McGovern, who previously worked at Chrysler, Peugeot, and Lincoln-Mercury, believes design will set Land Rover apart. “Design is the glue.”

[Images: Jaguar Land Rover]

Timothy Cain is a contributing analyst at The Truth About Cars and and the founder and former editor of Follow on Twitter @timcaincars.

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  • 30-mile fetch 30-mile fetch on Aug 17, 2017

    I know where that second photo is taken. A $2000/night minimum resort for celebutards and other incomprehensible 0.01 percenters in the sun-blasted hellscape that escapes the affection of even a desert-lover like me. It photos well until you drive past it on the highway and see how close it is to a poor rural hamlet and the ugly outlying houseboat storage yards for Lake Powell. Fitting place to photo that piece of six-figure bling.

  • Tele Vision Tele Vision on Aug 17, 2017

    None for me, thanks. A woman I know had three Discos in a row. Of the three only one of them wasn't constantly in the shop as it burned itself down to the frame in a Vancouver car park before much else could go wrong. My sister had an Autobiography that she bought used while working the night shift. It lasted a year before being resold as it was, yep, unreliable.

  • Lorenzo The unspoken killer is that batteries can't be repaired after a fender-bender and the cars are totaled by insurance companies. Very quickly, insurance premiums will be bigger than the the monthly payment, killing all sales. People will be snapping up all the clunkers Tim Healey can find.
  • Lorenzo Massachusetts - with the start/finish line at the tip of Cape Cod.
  • RHD Welcome to TTAH/K, also known as TTAUC (The truth about used cars). There is a hell of a lot of interesting auto news that does not make it to this website.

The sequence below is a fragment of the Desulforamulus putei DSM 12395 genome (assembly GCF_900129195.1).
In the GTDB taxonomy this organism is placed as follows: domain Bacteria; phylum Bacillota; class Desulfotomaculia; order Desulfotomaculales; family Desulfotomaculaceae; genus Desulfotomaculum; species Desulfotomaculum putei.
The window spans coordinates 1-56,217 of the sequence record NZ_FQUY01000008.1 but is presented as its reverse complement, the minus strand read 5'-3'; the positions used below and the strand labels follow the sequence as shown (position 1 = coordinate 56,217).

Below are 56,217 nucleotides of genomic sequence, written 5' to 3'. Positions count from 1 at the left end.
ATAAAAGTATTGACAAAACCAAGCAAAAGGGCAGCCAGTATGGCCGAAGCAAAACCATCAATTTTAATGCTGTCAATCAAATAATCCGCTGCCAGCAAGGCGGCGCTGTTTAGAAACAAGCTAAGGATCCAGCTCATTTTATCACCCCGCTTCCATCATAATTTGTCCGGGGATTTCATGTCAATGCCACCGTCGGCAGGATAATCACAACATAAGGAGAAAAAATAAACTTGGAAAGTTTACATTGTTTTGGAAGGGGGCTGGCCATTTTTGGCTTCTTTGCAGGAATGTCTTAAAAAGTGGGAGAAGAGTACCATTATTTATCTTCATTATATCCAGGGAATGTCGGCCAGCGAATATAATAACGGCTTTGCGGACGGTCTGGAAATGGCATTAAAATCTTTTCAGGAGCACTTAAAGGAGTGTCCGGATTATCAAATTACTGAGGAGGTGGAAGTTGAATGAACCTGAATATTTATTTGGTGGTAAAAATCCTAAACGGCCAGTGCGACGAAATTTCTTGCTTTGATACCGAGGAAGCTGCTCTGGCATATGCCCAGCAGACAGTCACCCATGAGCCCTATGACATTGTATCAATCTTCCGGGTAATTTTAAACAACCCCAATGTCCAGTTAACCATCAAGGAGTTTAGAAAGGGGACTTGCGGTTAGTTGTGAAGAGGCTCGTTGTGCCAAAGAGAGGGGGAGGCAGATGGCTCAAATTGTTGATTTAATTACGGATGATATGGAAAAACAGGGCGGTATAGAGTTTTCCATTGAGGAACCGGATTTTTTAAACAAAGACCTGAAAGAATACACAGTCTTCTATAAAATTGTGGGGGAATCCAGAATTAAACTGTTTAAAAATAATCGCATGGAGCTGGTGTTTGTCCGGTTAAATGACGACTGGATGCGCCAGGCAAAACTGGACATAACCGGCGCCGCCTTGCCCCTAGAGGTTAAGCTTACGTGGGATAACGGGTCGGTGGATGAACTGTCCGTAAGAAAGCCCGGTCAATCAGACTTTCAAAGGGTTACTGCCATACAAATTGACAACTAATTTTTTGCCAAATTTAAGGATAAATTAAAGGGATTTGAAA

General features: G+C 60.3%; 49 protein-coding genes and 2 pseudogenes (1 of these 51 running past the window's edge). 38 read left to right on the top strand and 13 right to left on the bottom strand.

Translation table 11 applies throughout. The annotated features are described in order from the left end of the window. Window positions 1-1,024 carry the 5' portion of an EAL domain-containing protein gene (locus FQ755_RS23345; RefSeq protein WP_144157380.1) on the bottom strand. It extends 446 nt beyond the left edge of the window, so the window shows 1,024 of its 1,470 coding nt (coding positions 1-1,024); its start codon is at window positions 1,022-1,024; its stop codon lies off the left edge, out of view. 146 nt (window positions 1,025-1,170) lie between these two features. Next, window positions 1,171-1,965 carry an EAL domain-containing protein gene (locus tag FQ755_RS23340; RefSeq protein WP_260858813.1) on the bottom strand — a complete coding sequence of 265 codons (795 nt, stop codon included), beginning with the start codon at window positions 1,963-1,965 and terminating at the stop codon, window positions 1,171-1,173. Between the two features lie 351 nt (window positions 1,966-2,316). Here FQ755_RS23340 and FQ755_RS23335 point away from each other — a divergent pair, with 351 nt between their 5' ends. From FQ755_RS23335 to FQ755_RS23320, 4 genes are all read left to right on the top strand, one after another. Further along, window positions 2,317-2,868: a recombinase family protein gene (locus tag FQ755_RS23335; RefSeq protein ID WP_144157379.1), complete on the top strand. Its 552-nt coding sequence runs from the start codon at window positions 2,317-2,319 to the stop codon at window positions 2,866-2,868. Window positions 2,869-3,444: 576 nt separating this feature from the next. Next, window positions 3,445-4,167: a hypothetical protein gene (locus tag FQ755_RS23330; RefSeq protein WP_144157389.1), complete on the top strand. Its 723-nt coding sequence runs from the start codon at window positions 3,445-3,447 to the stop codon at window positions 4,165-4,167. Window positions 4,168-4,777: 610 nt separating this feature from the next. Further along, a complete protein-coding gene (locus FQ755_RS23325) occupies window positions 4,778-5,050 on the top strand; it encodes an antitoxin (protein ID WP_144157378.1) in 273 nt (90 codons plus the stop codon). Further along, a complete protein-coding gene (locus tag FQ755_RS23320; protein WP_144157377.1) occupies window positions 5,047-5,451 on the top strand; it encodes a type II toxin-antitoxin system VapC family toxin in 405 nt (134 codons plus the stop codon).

• Jkross22 EV makers are hosed. How much bigger is the EV market right now than it already is? Tesla is holding all the cards... existing customer base, no dealers to contend with, largest EV fleet and the only one with a reliable (although more crowded) charging network when you're on the road. They're also the most agile with pricing. I have no idea what BMW, Audi, H/K and Merc are thinking and their sales reflect that. Tesla isn't for me, but I see the appeal. They are the EV for people who really just want a Tesla, which is most EV customers. Rivian and Polestar and Lucid are all in trouble. They'll likely have to be acquired to survive. They probably know it too.
  • Lorenzo The Renaissance Center was spearheaded by Henry Ford II to revitalize the Detroit waterfront. The round towers were a huge mistake, with inefficient floorplans. The space is largely unusable, and rental agents were having trouble renting it out.GM didn't know that, or do research, when they bought it. They just wanted to steal thunder from Ford by making it their new headquarters. Since they now own it, GM will need to tear down the "silver silos" as un-rentable, and take a financial bath.Somewhere, the ghost of Alfred P. Sloan is weeping.